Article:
One Small Spark Author Interview: Jackie Minniti

We are excited to host our author, Jackie Minniti, today! Please read below about Jackie and her idea for her book, One Small Spark, which released this week!

Tell us a little about yourself.
I’m a retired NJ teacher enjoying the good life in Florida. In my former life, I taught grades K-3 and middle school reading, but I’ve always had one foot in writing. While I was teaching, I was also an education writer for a NJ newspaper, and after I retired, I spent about 10 years as a columnist for a local paper here in Florida. I enjoy journalism, but it can’t compare to the creative rush I get when I’m writing a novel. Even though I’m out of the classroom, my teaching background is a major influence on my writing. I want to write stories that will help young readers understand and love history because I’m one of those people who believe that what we don’t learn from history, we’re doomed to repeat. With that in mind, I’ve created extensive study guides for both Jacqueline and One Small Spark so teachers and home school parents can use the novels as teaching tools. I guess after 25 years in the classroom, it’s hard for me to take off my teacher hat!

One Small Spark by Jackie Minniti

How did you get the idea for your book?
It happened one evening while I was channel surfing and came across a program titled Legends and Lies: The Patriots. I’m not sure why the show caught my attention, but I put down the remote and settled in to watch it. The storyline focused on the period immediately preceding the outbreak of the Revolutionary War. And that’s how I met Christopher Seider. Without giving anything away, when the program ended, I was amazed that I’d never heard of this young boy. How could someone so pivotal to our country’s past become lost in history? The next day, I Googled his name and discovered that no one had written a book about him. Since he was the perfect age for a middle grade novel, I decided to tell his story. I hope it will be an inspiration to young readers, and I’m glad that they won’t have to wait as many years as I did to meet Christopher Seider.

What writing advice do you have for other aspiring authors?
Keep writing, and never give up. When I was going through the submission process, I’d often get discouraged and wonder why I was putting myself through all this stress when I could have been walking on the beach. Then came “The Call” from Anaiah, and that was worth all the frustration and anxiety. Nothing can compare to finally holding that published book in your hands. Believe in yourself, trust God’s plan for you, and someday you’ll get there too!

Is anything in your book based on real life experiences?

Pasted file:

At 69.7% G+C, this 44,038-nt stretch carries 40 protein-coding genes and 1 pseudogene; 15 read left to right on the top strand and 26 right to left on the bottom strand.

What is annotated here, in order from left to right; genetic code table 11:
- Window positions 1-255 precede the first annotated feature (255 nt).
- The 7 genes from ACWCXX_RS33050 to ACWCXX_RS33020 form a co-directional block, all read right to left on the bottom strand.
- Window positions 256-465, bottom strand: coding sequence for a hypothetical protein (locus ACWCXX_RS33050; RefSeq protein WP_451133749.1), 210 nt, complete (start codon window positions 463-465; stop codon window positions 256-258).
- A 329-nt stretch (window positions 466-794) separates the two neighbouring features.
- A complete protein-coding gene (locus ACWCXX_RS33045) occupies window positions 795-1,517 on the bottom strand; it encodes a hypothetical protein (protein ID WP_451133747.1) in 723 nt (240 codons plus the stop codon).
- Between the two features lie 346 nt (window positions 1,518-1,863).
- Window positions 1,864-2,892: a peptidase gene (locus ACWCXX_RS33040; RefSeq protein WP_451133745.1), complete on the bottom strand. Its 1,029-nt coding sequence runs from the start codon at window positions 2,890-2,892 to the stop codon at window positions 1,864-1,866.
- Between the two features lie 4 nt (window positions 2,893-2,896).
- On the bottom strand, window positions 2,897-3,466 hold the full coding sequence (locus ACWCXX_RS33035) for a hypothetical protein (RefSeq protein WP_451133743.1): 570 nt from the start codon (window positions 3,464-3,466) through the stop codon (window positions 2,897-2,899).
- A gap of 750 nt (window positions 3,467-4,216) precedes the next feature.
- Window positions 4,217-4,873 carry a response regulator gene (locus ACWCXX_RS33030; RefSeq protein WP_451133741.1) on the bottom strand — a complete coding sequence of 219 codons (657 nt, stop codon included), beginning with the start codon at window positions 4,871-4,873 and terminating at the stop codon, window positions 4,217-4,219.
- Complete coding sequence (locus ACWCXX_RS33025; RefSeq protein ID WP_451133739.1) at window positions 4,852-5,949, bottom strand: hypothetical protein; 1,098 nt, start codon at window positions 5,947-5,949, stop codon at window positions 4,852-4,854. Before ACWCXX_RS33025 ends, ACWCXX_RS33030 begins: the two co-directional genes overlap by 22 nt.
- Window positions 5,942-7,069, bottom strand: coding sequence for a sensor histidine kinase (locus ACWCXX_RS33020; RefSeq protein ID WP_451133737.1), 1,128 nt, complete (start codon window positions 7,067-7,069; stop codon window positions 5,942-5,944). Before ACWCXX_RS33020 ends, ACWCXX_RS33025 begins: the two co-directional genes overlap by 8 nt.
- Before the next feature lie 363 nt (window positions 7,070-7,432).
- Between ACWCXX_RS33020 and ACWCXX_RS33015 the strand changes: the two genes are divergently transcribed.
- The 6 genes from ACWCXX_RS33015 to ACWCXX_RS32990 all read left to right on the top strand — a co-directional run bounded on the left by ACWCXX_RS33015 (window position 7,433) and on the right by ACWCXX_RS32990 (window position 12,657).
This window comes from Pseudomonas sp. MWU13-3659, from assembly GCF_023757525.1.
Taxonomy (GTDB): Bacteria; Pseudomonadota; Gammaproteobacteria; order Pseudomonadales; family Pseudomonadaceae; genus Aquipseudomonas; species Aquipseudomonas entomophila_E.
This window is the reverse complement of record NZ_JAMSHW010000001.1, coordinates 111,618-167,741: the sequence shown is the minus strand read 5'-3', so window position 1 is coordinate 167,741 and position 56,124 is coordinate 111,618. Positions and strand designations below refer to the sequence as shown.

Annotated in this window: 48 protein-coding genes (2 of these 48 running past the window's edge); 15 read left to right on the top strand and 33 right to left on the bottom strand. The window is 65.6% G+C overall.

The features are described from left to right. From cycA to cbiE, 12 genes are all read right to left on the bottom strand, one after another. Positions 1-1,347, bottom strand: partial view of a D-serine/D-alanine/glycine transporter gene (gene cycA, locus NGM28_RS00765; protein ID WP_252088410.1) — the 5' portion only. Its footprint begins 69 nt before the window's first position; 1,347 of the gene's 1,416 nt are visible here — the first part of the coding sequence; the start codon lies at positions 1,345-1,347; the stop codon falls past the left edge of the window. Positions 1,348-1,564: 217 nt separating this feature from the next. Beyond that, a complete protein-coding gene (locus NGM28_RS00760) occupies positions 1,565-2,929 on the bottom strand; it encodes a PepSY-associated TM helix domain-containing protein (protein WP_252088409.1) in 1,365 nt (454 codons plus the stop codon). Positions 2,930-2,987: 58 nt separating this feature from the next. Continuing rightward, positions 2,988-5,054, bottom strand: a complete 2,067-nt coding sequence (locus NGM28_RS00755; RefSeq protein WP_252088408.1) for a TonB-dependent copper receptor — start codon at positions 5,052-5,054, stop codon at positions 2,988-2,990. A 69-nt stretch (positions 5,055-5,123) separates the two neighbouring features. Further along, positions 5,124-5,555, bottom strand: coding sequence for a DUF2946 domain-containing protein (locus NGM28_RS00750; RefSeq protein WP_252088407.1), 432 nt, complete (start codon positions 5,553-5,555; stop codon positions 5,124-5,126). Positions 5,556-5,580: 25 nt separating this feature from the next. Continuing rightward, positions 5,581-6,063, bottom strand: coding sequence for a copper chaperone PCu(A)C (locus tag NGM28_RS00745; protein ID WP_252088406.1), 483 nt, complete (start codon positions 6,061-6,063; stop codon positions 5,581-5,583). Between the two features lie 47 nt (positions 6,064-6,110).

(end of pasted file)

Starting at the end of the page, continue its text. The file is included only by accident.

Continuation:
Absolutely! Since the book is historical fiction, and my main purpose in writing it was to help kids learn history, I did extensive research before I tackled the story so I could make it historically correct. While the Pembroke family is fictional, many of the other characters, including Christopher Seider, are true historical figures, and I wanted to portray them accurately. I also wanted to give readers a feel for what life was like in the 1770s, so I took great pains to research all the setting details. I even wanted the dialogue to be authentic, so I spent a lot of time looking up origins of words to be certain they were used during that period. It was quite an undertaking!

How did you come up with the title of your book?
Since Christopher Seider, an 11-year-old servant boy, was the spark that helped ignite the flames of the American Revolution, I thought One Small Spark summed up the premise of the story pretty well.

Where can readers find you online?
They can go to my website,

my Facebook page,

my Amazon Author page 

or my blog




Jackie Minniti is a former teacher and journalist. She is the award-winning author of Project June Bug and Jacqueline. Several of her stories have been published in Chicken Soup for the Soul collections. She lives in Treasure Island, Florida, with her husband and two noisy macaws.


More from Jackie Minnitti:




When ten-year-old Jacqueline Falna hears her mother’s scream, she is unaware that the axis of her world is about to tilt. Her father’s plane has been shot down by German fighters. In the midst of poverty, food shortages, air raids, and the grinding hardship of daily life under Nazi rule, she forms an unlikely alliance with David Bergier, a twelve-year-old Jewish neighbor who poses as her cousin after his family is “relocated” by the Nazis. When Rennes is liberated, Jacqueline meets an American soldier and becomes convinced that he has been sent to reunite her with her father.

Based on a true story, “Jacqueline” is a tale of family, faith, unusual friendships, and the resiliency of the human spirit set against the backdrop of occupied Rennes in 1944. With the drama of fiction and the authenticity of personal history, “Jacqueline” is both a story about family and a family’s story.


The Best Book I (Almost) Never Wrote by Jackie Minniti

How NOT to Write Middle Grade Fiction by Jackie Minniti

Guest Post by Jackie Minniti, author of Jacqueline


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